CC BY-NC-ND 4.0 · Endosc Int Open 2021; 09(08): E1283-E1290
DOI: 10.1055/a-1495-4764
Original article

Effectiveness of hemostatic powders in lower gastrointestinal bleeding: a systematic review and meta-analysis

Antonio Facciorusso
1  Gastroenterology Unit, Department of Medical and Surgical Sciences, University of Foggia, Italy
,
Marco Bertini
2  Gastrointestinal Endoscopy Unit, Department of Surgery, Pisa University Hospital, Pisa, Italy
,
Michele Bertoni
2  Gastrointestinal Endoscopy Unit, Department of Surgery, Pisa University Hospital, Pisa, Italy
,
Nicola Tartaglia
3  General Surgery Unit, Department of Medical and Surgical Sciences, University of Foggia, Italy
,
Mario Pacilli
3  General Surgery Unit, Department of Medical and Surgical Sciences, University of Foggia, Italy
,
Daryl Ramai
4  Gastroenterology and Hepatology, Brooklyn Hospital Medical Center, Brooklyn, New York, United States
,
Babu P. Mohan
5  Gastroenterology and Hepatology, University of Utah Health, Salt Lake City, Utah, United States
,
Saurabh Chandan
6  Gastroenterology Unit, CHI Health Creighton University Medical Center, Omaha, Nebraska, United States
,
Antonio Ambrosi
3  General Surgery Unit, Department of Medical and Surgical Sciences, University of Foggia, Italy
,
Rodolfo Sacco
1  Gastroenterology Unit, Department of Medical and Surgical Sciences, University of Foggia, Italy
› Author Affiliations

Abstract

Background and study aims There is limited evidence on the effectiveness of hemostatic powders in the management of lower gastrointestinal bleeding (LGIB). We aimed to provide a pooled estimate of their effectiveness and safety based on the current literature.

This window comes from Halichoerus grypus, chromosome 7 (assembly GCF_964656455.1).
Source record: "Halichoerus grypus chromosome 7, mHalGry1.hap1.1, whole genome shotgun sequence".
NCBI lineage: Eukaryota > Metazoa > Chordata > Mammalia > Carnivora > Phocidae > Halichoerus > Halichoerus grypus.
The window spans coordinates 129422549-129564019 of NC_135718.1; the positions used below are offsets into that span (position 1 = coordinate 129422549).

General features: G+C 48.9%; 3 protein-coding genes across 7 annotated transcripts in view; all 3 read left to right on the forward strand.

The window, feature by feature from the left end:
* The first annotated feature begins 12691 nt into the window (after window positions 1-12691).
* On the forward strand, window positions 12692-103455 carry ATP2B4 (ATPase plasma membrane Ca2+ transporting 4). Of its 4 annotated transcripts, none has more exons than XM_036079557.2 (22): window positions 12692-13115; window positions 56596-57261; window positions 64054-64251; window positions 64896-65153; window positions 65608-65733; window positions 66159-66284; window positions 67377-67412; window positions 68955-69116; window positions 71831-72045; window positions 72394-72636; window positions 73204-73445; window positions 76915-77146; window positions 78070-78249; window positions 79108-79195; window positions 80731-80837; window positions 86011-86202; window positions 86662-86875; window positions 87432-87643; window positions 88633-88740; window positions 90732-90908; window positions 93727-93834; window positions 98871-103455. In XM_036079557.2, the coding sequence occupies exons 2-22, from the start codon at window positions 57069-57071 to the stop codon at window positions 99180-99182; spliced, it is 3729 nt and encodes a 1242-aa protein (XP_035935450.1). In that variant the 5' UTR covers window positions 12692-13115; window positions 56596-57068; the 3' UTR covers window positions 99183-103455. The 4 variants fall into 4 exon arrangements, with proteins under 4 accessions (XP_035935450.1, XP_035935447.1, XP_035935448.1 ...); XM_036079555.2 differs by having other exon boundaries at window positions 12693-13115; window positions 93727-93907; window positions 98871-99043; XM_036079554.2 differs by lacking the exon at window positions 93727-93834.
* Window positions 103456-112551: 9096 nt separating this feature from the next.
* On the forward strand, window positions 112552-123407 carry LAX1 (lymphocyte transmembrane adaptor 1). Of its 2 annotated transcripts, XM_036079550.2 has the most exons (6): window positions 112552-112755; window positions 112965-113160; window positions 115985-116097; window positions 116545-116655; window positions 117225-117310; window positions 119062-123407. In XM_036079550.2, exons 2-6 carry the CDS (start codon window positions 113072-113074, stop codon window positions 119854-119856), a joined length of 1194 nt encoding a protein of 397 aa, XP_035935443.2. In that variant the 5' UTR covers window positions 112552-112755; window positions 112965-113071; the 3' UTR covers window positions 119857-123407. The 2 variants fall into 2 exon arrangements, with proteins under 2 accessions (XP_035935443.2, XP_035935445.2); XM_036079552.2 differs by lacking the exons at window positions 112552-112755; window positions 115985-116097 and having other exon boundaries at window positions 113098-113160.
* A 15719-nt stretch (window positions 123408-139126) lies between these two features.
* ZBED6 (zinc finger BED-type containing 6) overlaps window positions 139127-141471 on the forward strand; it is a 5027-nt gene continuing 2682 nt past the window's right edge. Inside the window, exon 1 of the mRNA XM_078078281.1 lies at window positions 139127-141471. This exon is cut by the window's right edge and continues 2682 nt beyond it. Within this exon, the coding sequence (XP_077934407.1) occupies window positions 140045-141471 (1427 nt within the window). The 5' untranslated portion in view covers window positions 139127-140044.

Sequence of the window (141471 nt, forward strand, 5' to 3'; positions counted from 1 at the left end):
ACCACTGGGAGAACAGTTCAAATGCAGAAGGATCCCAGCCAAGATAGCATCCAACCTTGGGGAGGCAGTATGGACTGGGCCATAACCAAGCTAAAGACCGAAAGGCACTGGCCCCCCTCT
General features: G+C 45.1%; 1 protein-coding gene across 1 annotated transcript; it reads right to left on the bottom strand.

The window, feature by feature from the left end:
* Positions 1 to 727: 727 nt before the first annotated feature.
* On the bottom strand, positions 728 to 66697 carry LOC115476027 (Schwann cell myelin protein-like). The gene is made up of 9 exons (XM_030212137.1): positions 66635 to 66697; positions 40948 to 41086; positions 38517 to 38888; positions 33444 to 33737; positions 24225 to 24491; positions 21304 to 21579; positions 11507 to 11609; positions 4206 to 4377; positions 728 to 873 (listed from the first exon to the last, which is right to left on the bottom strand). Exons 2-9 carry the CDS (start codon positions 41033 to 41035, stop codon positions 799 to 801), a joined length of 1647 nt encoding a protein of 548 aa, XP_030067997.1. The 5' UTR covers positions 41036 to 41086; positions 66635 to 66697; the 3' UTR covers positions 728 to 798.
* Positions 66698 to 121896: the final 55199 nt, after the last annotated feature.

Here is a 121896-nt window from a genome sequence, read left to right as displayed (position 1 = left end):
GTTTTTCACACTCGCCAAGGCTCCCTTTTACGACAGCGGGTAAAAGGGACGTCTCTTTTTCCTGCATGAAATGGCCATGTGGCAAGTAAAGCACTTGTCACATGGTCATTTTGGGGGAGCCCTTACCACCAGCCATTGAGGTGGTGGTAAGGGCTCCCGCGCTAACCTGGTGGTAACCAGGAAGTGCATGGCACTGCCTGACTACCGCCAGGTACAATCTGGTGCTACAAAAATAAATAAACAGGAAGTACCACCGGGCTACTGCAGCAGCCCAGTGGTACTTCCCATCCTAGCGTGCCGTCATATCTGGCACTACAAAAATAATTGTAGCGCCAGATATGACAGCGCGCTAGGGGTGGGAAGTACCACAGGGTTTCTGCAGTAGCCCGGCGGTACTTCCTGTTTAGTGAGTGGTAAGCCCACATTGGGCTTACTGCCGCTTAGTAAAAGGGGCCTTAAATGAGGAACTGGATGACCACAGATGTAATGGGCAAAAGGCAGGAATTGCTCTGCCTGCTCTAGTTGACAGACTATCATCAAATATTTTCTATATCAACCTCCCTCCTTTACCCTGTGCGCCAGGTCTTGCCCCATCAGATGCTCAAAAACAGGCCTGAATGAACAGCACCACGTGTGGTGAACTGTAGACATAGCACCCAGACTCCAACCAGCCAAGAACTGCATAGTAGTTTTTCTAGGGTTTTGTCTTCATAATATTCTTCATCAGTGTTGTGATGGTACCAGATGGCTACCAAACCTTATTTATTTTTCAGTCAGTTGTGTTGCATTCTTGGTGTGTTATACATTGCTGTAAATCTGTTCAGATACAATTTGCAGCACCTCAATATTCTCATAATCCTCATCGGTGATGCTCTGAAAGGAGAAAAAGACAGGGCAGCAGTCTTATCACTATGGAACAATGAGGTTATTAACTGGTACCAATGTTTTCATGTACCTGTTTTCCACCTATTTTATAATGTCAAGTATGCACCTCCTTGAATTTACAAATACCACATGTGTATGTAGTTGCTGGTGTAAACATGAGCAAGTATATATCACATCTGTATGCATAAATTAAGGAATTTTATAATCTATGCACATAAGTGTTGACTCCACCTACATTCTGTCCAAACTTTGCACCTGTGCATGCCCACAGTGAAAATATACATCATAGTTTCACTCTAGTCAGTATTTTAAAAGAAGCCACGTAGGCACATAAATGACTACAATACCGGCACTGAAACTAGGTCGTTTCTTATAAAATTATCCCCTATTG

Patients and methods Literature review was based on computerized bibliographic search of the main databases through to December 2020. Immediate hemostasis, rebleeding rate, adverse events, and mortality were the outcomes of the analysis. Pooled effects were calculated using a random-effects model.

Results A total of 9 studies with 194 patients were included in the meta-analysis. Immediate hemostasis was achieved in 95 % of patients (95 % confidence interval [CI] 91.6 %–98.5 %), with no difference based on treatment strategy or bleeding etiology. Pooled 7- and 30-day rebleeding rates were 10.9 % (95 %CI 4.2 %–17.6 %) and 14.3 % (95 %CI 7.3 %–21.2 %), respectively. Need for embolization and surgery were 1.7 % (95 %CI 0 %–3.5 %) and 2.4 % (95 %CI 0.3 %–4.6 %), respectively. Overall, two patients (1.9 %, 95 %CI 0 %–3.8 %) experienced mild abdominal pain after powder application, and three bleeding-related deaths (2.3 %, 95 %CI 0.2 %–4.3 %) were registered in the included studies.

Conclusion Novel hemostatic powders represent a user-friendly and effective tool in the management of lower gastrointestinal bleeding.

Supplementary material



Publication History

Received: 03 February 2021

Accepted: 14 April 2021

Publication Date:
16 July 2021 (online)

© 2021. The Author(s). This is an open access article published by Thieme under the terms of the Creative Commons Attribution-NonDerivative-NonCommercial License, permitting copying and reproduction so long as the original work is given appropriate credit. Contents may not be used for commercial purposes, or adapted, remixed, transformed or built upon. (https://creativecommons.org/licenses/by-nc-nd/4.0/)

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